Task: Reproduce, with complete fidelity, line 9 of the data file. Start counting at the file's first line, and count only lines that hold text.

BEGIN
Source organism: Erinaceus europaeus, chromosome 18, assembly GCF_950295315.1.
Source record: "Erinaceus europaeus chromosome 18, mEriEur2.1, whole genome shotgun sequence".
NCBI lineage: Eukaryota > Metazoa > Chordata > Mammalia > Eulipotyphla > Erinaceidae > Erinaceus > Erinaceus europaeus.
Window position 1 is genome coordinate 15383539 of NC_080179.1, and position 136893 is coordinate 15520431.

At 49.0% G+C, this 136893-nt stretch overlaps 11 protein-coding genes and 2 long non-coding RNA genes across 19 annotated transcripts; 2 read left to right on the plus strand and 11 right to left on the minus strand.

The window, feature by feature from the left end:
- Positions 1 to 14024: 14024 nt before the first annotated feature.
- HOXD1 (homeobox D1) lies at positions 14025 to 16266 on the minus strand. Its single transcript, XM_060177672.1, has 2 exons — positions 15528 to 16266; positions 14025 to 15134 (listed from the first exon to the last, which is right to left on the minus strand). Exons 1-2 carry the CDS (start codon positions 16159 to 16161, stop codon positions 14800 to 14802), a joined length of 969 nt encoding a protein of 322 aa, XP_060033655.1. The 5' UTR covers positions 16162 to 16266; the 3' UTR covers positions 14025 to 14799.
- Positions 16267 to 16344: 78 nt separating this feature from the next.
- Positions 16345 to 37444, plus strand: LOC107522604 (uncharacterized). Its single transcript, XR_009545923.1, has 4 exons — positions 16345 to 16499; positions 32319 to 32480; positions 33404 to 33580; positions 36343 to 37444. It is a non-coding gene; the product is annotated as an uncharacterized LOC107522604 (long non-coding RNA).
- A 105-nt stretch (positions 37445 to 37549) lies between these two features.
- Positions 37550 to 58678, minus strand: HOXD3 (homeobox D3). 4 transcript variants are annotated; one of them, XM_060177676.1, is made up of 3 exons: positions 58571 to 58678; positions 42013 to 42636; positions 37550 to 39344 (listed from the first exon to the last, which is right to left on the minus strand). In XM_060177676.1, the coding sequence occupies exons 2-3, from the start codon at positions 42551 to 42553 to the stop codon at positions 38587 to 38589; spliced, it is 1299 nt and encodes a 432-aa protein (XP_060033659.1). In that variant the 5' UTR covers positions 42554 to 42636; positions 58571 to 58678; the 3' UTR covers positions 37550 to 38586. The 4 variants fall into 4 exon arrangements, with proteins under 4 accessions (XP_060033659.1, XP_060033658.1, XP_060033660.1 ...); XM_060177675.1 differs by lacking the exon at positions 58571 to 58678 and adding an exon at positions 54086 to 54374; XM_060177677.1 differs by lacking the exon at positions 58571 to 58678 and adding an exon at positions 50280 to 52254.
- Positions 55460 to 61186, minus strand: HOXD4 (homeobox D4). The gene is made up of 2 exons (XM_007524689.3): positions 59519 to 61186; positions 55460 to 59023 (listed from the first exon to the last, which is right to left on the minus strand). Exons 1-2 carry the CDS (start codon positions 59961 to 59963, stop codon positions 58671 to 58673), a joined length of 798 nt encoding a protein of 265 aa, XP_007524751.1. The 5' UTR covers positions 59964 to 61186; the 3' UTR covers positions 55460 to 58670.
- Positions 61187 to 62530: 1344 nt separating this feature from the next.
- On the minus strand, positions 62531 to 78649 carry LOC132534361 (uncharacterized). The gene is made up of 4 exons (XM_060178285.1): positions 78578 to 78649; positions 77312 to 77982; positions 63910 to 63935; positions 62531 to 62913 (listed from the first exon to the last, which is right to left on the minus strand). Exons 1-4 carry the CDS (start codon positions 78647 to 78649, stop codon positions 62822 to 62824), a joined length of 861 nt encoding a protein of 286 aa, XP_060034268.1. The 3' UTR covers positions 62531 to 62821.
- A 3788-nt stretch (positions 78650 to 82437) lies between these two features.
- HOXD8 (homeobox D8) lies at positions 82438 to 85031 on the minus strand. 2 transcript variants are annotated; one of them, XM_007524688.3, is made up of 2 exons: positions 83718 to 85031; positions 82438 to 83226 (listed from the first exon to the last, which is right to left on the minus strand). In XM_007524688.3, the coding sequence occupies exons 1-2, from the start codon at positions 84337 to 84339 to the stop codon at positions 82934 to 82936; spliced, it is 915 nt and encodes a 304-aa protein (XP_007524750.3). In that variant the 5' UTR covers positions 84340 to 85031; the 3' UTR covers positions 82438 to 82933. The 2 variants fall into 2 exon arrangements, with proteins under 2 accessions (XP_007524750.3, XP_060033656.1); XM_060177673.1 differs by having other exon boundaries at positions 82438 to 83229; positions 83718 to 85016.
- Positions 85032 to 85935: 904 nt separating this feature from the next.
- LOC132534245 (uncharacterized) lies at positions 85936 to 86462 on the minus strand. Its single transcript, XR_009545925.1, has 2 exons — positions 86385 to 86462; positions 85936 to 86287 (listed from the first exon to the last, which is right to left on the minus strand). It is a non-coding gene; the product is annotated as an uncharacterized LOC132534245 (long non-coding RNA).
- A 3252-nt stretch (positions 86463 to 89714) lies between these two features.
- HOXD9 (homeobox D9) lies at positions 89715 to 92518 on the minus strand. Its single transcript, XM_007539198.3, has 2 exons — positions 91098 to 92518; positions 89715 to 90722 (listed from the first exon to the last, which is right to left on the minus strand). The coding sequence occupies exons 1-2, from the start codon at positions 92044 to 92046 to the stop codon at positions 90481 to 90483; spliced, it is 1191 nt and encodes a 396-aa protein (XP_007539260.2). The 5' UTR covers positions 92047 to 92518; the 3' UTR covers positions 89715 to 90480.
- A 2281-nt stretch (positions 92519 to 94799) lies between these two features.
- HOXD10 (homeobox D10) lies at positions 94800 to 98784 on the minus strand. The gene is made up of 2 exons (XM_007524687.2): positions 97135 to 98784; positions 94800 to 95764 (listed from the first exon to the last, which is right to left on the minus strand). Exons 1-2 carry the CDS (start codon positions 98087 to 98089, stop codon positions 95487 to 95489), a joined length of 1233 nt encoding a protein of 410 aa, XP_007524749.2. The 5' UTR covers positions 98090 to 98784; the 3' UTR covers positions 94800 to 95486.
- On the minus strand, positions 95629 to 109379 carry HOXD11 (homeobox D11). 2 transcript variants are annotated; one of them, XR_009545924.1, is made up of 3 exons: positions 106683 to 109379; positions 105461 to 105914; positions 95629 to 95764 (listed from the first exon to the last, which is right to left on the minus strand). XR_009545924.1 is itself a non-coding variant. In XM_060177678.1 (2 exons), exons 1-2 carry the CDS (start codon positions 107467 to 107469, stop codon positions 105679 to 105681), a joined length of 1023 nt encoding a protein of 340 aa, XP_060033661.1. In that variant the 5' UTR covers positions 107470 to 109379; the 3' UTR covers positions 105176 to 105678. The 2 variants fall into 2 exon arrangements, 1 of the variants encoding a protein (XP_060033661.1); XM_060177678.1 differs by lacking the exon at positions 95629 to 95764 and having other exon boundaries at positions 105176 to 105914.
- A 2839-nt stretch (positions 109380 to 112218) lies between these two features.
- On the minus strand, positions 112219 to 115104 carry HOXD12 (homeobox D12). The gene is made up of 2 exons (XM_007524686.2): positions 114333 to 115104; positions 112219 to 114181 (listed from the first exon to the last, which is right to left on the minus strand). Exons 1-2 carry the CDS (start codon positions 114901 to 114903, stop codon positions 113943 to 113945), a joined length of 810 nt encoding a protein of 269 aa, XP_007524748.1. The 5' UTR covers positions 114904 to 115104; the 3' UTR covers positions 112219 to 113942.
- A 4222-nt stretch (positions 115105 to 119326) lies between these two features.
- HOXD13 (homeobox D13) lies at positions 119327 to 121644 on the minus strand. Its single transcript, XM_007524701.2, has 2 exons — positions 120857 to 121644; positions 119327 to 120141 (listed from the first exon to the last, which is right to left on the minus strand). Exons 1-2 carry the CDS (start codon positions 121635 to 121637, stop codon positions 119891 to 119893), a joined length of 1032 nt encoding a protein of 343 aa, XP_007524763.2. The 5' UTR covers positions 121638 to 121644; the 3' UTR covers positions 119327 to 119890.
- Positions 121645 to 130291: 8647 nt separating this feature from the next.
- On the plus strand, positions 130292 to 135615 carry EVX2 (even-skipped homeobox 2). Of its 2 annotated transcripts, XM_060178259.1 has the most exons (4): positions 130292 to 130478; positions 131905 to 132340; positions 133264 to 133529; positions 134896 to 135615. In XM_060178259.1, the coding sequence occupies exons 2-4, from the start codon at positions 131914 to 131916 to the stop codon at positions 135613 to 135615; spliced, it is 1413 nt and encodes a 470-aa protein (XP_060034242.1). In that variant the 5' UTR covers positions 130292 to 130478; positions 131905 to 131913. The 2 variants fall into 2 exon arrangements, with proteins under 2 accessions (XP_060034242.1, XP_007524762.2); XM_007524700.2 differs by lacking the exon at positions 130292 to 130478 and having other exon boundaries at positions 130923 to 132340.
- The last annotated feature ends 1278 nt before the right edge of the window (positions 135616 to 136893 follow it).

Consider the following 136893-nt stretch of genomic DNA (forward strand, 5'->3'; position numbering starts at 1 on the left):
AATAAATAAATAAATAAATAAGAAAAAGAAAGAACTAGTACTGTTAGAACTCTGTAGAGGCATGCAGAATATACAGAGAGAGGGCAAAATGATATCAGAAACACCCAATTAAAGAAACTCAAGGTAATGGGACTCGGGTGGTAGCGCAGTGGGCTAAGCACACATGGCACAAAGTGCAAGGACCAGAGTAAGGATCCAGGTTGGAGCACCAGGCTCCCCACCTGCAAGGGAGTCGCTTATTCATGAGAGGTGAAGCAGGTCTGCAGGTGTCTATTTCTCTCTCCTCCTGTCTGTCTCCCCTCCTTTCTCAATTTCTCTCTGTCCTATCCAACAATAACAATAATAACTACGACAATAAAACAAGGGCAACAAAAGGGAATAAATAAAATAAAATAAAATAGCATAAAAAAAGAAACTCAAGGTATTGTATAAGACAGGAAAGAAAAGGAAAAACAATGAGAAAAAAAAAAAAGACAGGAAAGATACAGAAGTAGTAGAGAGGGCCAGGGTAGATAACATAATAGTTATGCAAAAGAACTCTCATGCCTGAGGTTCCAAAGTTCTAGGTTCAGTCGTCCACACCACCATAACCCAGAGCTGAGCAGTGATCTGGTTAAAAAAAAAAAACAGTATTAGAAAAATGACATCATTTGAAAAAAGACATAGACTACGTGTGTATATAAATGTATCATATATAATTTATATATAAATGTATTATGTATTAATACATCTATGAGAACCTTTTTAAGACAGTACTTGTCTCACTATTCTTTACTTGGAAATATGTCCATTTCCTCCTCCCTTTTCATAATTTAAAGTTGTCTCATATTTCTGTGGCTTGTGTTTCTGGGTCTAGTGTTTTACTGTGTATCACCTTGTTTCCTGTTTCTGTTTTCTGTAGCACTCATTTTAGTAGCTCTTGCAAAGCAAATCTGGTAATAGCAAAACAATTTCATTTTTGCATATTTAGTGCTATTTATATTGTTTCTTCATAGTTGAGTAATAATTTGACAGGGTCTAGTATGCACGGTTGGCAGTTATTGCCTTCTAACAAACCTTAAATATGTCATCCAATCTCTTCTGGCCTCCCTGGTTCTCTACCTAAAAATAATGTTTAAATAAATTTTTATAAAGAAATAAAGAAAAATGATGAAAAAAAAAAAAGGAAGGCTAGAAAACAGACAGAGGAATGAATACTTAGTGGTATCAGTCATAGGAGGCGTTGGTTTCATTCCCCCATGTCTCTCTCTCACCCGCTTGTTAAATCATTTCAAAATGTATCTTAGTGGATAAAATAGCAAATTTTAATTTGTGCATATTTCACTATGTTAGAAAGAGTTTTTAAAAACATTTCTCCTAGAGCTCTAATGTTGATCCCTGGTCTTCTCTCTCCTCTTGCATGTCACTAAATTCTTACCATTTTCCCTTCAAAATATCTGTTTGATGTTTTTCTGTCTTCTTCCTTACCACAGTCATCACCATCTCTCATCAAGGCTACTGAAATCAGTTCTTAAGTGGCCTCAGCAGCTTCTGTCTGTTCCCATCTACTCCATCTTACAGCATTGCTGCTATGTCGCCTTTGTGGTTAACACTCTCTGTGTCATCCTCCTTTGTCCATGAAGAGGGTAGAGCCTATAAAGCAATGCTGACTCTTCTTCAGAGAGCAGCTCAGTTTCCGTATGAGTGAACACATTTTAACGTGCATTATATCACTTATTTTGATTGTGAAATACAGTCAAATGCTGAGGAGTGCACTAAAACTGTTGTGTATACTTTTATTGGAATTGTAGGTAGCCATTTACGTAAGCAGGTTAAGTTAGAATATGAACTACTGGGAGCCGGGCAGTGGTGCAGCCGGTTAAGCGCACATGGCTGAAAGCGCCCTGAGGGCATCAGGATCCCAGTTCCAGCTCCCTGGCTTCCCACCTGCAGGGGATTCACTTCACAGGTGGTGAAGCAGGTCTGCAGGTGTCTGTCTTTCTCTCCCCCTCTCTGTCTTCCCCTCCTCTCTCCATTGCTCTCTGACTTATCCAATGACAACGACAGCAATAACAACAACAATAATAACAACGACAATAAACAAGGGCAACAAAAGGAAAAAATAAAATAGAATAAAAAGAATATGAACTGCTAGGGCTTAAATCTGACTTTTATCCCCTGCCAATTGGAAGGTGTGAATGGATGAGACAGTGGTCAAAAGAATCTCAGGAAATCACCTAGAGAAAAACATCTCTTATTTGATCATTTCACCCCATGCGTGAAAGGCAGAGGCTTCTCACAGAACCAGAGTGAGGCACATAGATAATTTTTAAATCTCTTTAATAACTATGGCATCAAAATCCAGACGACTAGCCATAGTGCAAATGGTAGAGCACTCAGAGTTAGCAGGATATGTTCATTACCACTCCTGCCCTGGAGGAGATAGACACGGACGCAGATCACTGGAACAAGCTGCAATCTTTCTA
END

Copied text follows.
- Positions 16267 to 16344: 78 nt separating this feature from the next.